By: Guest Author
Published: December 12, 2018
Written by Brooke Faulkner- Guest Contributor
There is no perfect time to enter motherhood. Life’s circumstances can dictate when it is possible to have children, whether it concerns finding the right partner, securing a stable financial foundation, or making time for your passions before you commit to raising a life.
As women around the world have gained independence and choice over the past few centuries, the average age of motherhood has continued to become later and later. However, this can impact many factors, including fertility and health issues, for women trying to conceive.
Consequently, there are many negative stereotypes associated with being an older mama, perpetuating the idea that women shouldn’t bear children after 35. However, everyone has a unique body and a different story. Motherhood after 40 is certainly possible, whether it’s biologically, through adoption, egg donation, surrogacy, and other ways.
Motherhood and Menopause
After 30, women’s fertility typically begins to decline. After 40, you may or may not be entering perimenopause or menopause, meaning that sexual reproduction may not be possible. However, some women are able to conceive and have natural births well beyond 40, even after 50.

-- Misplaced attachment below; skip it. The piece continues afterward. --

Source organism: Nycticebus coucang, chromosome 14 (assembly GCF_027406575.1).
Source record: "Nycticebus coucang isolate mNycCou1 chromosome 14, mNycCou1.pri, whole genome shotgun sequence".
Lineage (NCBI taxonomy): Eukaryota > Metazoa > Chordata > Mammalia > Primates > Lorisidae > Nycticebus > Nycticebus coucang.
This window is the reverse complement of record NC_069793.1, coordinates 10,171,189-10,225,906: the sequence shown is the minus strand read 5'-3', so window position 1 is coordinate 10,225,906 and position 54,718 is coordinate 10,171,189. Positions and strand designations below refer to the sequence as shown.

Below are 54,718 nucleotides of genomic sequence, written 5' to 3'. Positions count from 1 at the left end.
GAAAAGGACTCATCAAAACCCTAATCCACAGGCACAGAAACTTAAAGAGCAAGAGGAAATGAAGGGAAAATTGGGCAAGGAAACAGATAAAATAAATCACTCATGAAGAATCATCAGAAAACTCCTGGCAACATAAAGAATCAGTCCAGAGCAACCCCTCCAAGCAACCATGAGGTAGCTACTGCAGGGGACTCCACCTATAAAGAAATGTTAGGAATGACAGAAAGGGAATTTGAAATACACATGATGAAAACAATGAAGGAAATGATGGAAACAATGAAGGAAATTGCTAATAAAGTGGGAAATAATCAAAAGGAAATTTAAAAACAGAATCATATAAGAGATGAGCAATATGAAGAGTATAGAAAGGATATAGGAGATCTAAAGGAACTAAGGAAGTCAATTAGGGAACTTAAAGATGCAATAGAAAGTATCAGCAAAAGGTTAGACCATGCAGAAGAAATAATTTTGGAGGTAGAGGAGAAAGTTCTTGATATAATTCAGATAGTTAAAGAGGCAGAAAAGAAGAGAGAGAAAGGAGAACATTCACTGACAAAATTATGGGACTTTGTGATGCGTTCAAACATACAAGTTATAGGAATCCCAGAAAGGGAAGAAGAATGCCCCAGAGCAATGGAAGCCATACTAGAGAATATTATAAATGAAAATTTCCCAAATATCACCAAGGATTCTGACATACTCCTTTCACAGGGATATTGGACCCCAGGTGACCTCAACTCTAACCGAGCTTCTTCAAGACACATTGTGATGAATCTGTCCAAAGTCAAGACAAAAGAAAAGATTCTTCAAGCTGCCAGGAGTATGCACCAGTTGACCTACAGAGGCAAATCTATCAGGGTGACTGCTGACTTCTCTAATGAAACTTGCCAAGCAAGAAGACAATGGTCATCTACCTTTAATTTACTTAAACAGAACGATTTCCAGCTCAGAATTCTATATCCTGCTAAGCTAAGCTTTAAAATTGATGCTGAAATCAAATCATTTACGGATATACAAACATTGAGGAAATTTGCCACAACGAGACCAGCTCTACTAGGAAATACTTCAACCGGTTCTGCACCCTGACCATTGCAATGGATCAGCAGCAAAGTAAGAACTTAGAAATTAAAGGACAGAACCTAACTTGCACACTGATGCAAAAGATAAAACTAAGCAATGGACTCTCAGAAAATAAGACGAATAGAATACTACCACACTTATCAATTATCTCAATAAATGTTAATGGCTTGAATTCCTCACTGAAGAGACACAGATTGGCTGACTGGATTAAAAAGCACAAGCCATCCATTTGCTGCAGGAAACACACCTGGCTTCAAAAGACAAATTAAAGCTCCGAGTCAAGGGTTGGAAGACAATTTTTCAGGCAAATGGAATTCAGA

Make sure you talk to community health nurses or nurse-midwives to support you along the way. They can help you navigate your options and essentially make the process a lot easier for you, offering medical advice and support on your journey to motherhood.
Of course, though it is possible for women to conceive at a later-than-average stage of life, it is not always the case. However, this doesn’t mean you can’t become a mother. Adoption should always be considered, as there are many children all across the world in need of parents who are ready to give them love, affection, and a home.